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How and why does exercise improve cognitive function?

How and why does exercise improve cognitive function?

The molecular mechanisms by which exercise enhances cognition were studied. They discovered that muscular contractions emit chemical signals that promote neuronal development and activation.

They also discovered that astrocytes, which act as support cells, protect neurons from excessive electrical signalling when they are exposed to chemical signals from muscle cells.

To determine whether these findings hold true for humans, more research is required. The maintenance of both physical and mental health requires exercise. Even if it is started later in life, according to studies, it has a good impact on health.

Some people believe that exercise enhances cognition by causing long-term alterations in the hippocampus, such as increased volume and faster pace of neuron production. However, it is still unclear exactly how exercise affects the hippocampus.

Researchers may be able to reverse-engineer treatments for cognitive diseases like dementia if they have a better understanding of how exercise increases hippocampus size and functionality.

In order to comprehend how exercise alters hippocampus cells, researchers have conducted a number of in vitro tests, or investigations in cell cultures.

They discovered that hippocampus cells grew and fired more electrical signals as a result of chemical signals generated by muscles that were contracting. Additionally, they discovered that astrocytes, which are support cells, control neuronal activity and growth for optimal brain function.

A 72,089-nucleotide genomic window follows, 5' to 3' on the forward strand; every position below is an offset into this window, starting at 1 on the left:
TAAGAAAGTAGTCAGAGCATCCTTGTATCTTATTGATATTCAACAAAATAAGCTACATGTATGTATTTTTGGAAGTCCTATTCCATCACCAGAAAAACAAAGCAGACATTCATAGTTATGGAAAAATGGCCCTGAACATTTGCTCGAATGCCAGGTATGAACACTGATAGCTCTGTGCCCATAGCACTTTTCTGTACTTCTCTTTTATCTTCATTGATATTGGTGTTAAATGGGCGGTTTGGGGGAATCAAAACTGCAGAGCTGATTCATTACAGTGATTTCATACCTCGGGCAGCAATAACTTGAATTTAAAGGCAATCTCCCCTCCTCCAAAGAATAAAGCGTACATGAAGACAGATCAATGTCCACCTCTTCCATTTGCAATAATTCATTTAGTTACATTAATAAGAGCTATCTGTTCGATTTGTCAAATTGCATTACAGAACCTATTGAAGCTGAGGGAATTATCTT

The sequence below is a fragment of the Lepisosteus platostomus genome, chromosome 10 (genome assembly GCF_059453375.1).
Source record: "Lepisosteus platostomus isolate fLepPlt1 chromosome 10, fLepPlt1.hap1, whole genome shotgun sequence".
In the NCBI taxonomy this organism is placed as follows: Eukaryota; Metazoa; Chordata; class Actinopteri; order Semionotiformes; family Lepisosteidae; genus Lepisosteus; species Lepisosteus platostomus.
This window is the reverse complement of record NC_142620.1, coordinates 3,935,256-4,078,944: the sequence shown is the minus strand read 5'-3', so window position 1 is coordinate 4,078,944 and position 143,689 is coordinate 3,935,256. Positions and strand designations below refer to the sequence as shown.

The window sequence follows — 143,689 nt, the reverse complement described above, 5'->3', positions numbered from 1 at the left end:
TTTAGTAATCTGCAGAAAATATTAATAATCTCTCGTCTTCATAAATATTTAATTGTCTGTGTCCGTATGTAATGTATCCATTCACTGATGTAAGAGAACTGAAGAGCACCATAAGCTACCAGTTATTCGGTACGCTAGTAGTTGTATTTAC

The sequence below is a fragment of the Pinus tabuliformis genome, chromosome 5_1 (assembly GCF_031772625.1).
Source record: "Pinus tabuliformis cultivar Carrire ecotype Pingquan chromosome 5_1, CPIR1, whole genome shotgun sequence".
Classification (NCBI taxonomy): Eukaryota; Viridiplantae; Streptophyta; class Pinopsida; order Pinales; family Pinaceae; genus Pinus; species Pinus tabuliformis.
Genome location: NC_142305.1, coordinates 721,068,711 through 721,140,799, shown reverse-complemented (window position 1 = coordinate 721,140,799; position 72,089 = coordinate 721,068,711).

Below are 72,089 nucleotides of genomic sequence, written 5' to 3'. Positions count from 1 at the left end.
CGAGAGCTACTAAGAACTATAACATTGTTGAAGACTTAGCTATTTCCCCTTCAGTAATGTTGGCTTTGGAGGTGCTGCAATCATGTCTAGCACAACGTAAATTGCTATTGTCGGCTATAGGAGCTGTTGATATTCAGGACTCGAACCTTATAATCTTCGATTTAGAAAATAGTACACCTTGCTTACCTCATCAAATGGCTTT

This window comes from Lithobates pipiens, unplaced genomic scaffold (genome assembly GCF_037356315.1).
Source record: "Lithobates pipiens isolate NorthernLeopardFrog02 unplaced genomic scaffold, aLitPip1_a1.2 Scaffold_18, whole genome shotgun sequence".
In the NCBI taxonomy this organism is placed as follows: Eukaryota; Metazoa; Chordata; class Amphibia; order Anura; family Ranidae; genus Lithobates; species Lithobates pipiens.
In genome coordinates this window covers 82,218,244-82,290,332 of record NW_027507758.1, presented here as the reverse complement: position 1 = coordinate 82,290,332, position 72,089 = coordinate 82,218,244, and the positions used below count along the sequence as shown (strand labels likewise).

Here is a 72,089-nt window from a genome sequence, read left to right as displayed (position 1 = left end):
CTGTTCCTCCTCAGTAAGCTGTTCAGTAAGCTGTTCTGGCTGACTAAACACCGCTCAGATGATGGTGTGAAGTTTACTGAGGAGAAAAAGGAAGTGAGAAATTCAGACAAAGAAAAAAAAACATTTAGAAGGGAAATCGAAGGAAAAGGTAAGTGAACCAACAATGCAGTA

According to Ryan Glatt, senior brain health coach and director of the FitBrain Programme at Pacific Neuroscience Institute in Santa Monica, California, who was not involved in the study, “the implications support prior findings from other studies, which is that exercise, including muscle-strengthening exercises like resistance training, can have a positive impact on brain function.”

How muscles may ‘speak’ to the brain

The tiny muscle progenitor cells were taken from mice and grown in Petri dishes for the investigation. They started to contract and release chemical signals into the cell culture once they reached adulthood.

The scientists then transferred the substances that had been in the mature muscle cell culture to astrocytes and hippocampus neurons in a separate dish.